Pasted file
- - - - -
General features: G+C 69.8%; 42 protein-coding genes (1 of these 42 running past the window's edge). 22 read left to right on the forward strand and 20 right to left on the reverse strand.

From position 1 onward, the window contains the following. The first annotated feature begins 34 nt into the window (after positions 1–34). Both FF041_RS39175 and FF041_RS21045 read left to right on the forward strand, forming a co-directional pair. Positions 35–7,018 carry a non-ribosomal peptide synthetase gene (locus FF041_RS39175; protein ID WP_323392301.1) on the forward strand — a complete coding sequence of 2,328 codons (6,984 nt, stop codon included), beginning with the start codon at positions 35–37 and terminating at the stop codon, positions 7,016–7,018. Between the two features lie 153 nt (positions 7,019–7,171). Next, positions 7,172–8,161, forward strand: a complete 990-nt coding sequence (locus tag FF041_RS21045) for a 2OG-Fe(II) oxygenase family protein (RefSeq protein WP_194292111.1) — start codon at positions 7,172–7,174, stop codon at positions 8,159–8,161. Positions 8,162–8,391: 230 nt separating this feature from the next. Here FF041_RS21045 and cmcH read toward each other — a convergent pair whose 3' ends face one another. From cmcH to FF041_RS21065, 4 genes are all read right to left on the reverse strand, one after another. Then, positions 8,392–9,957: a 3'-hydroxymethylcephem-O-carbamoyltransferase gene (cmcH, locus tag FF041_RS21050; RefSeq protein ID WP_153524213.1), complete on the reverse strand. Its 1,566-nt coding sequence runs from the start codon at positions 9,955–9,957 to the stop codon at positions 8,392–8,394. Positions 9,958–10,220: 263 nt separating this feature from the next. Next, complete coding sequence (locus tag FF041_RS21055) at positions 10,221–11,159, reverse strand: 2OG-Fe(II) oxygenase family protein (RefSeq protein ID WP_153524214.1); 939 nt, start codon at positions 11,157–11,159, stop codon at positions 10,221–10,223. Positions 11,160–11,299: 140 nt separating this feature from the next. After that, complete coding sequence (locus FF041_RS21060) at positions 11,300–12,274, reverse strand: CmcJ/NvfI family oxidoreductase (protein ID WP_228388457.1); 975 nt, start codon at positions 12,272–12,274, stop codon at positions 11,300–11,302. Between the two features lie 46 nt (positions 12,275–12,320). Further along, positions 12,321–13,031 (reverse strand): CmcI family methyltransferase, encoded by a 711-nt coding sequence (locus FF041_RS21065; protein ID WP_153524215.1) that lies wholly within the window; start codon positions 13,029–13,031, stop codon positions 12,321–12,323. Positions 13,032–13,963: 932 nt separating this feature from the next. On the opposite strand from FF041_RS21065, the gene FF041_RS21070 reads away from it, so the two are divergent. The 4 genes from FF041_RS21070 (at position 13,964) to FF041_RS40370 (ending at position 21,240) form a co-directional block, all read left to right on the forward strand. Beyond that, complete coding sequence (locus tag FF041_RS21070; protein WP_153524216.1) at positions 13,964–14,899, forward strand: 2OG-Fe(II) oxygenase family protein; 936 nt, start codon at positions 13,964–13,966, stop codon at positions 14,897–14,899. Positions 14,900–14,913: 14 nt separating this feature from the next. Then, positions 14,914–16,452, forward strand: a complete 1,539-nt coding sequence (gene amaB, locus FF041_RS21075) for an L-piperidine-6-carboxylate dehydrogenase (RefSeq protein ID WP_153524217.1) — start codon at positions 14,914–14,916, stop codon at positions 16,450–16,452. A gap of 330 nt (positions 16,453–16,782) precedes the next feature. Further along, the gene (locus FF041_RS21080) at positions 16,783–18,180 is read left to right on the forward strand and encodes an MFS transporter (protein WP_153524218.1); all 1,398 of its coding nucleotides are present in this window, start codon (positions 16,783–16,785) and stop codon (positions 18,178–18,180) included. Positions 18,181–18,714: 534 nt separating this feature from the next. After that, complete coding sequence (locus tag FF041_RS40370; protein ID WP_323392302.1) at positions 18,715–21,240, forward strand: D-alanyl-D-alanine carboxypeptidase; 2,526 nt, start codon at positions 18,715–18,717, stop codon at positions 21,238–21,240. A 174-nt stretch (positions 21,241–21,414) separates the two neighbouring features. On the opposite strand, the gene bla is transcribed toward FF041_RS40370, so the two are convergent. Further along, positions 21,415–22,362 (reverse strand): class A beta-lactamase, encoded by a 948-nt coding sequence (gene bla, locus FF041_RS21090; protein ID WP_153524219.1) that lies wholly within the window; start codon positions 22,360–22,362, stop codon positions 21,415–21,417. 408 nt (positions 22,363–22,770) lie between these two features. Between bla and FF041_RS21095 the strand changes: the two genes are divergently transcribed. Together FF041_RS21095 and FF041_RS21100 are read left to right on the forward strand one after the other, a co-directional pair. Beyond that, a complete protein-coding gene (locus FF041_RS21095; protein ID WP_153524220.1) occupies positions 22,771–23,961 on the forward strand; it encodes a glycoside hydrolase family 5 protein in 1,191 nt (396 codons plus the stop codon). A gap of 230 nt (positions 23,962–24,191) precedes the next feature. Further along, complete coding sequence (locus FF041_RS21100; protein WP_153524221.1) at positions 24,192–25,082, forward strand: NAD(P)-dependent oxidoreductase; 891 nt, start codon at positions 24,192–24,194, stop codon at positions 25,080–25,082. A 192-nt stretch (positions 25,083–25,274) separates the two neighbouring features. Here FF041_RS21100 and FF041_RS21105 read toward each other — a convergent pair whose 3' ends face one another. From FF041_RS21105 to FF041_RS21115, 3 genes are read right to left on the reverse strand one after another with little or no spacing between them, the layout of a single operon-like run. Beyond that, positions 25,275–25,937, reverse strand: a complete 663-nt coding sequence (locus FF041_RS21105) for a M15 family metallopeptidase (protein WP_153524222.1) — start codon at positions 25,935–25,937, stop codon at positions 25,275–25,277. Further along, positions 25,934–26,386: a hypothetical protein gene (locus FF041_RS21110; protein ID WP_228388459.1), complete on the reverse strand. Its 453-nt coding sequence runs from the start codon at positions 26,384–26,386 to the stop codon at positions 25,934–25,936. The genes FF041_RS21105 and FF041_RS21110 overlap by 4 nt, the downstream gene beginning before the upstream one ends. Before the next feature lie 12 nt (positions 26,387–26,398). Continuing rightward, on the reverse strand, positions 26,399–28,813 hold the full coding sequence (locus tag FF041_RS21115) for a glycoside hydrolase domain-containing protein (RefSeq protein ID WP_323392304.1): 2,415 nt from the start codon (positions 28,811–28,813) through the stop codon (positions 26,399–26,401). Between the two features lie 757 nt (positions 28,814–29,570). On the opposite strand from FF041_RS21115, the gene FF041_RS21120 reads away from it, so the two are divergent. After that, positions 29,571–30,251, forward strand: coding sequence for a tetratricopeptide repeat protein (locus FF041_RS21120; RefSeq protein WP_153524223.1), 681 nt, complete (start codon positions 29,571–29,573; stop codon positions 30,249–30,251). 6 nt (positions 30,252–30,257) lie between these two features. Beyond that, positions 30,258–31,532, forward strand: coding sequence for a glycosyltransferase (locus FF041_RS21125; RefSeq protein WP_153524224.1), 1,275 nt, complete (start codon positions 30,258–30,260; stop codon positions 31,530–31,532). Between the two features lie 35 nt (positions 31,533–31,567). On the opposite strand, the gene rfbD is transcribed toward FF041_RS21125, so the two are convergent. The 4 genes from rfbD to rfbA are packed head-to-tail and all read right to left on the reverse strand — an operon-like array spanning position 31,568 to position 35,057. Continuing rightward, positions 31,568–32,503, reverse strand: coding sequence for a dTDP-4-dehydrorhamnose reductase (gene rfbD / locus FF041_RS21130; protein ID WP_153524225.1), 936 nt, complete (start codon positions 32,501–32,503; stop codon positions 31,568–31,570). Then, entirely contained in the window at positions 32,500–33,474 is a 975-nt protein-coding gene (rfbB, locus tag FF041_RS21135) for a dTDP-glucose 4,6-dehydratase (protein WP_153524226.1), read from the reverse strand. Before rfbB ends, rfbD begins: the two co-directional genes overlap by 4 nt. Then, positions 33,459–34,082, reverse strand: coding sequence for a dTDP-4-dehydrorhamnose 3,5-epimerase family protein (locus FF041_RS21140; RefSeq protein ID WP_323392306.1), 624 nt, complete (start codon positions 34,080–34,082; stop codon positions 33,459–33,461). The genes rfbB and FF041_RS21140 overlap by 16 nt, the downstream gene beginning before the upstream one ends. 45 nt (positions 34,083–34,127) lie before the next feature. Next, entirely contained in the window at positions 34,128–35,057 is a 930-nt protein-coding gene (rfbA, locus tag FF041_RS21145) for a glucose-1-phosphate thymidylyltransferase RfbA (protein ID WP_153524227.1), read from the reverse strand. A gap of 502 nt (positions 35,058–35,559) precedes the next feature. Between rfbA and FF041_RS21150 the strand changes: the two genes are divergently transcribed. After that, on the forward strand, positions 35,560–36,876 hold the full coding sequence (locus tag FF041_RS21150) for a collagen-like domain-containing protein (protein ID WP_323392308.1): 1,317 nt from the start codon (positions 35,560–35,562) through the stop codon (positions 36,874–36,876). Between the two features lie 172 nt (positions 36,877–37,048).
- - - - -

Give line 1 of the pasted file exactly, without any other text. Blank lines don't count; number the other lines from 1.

General features: G+C 69.8%; 42 protein-coding genes (1 of these 42 running past the window's edge). 22 read left to right on the forward strand and 20 right to left on the reverse strand.